Sequence variants that protect against pericarditis have been discovered at a genomic locus encoding interleukin-1 immune cytokines. A newly approved drug treatment for pericarditis inhibits these cytokines and new a study from deCODE genetics and collaborators can contribute to the further development of this treatment.
A new study called “Variants at the interleukin-1 gene locus and pericarditis” was published today in the journal JAMA Cardiology, by scientists at deCODE genetics, a subsidiary of Amgen, and their collaborators from Denmark, USA, and Iceland.
The study involves a genome-wide search for variants affecting the risk of pericarditis, a disease characterized by often painful inflammation of the fibrous sack surrounding the heart. A subset of patients experiences recurrent pericarditis that does not respond well to traditional treatment with unspecific anti-inflammatory drugs. The role of specific immune processes in pericarditis is poorly understood and the aim of the study was to use human genetics to shed light on the pathogenesis of the disease.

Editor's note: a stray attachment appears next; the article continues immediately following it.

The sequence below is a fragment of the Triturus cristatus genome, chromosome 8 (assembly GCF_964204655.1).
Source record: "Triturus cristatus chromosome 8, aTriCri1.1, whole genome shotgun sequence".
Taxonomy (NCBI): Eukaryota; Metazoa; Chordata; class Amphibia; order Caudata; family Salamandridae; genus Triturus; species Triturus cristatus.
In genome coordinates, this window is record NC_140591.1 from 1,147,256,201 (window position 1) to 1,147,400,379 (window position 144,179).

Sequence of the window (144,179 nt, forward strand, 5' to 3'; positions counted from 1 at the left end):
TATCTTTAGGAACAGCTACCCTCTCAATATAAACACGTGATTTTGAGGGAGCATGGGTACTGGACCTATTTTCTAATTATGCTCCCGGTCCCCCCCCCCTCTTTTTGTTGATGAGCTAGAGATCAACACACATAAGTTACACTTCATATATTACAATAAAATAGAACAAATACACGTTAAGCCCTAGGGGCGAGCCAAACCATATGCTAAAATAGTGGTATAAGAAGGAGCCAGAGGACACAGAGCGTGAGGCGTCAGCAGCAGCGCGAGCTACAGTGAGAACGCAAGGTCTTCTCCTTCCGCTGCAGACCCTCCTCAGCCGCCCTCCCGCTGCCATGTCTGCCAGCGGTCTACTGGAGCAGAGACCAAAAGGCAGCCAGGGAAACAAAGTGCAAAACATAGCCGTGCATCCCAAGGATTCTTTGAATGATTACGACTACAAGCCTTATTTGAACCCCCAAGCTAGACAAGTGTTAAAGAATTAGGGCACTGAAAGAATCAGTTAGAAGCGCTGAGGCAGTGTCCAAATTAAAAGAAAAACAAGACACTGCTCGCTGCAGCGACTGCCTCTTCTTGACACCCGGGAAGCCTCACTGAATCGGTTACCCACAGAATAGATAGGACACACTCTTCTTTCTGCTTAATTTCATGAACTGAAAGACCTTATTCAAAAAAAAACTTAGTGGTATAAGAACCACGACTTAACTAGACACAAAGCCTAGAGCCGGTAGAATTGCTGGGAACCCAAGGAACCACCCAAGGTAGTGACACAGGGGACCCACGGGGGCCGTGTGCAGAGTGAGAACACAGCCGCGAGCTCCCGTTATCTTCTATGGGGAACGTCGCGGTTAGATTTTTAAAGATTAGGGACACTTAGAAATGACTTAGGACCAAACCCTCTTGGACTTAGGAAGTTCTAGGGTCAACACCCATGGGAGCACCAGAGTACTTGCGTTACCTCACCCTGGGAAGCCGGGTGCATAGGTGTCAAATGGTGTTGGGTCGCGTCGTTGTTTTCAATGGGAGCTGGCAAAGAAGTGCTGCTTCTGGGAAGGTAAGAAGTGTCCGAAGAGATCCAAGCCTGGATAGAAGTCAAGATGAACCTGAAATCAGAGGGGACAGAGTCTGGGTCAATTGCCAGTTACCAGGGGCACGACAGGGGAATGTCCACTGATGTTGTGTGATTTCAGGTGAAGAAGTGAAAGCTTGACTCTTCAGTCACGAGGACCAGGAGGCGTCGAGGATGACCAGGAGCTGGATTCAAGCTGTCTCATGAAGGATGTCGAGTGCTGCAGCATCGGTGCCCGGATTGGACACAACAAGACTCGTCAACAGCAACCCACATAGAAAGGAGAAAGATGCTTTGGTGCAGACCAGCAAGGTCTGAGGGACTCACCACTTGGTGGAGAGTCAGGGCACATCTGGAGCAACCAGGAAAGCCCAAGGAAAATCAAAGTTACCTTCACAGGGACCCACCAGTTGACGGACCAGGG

The scientists found common variants in the genome that protect against pericarditis. They are located in a region with genes encoding interleukin-1 inflammatory cytokines. Drugs inhibiting these cytokines have previously been used to treat other inflammatory diseases and recently they have been tested in clinical studies of recurrent pericarditis with good results. One of these drugs was approved by the US Food and Drug Administration for use in recurrent pericarditis as recently as 2021.
The results of the genetic study provide important insights. They suggest that interleukin-1 may be an important contributor to pericarditis in general, as the identified variants are common (up to approximately 50% frequency). Furthermore, the results provide the foundation for future studies, such as those aimed at understanding which interleukin-1 cytokines are most important and whether response to treatment is affected by genotype.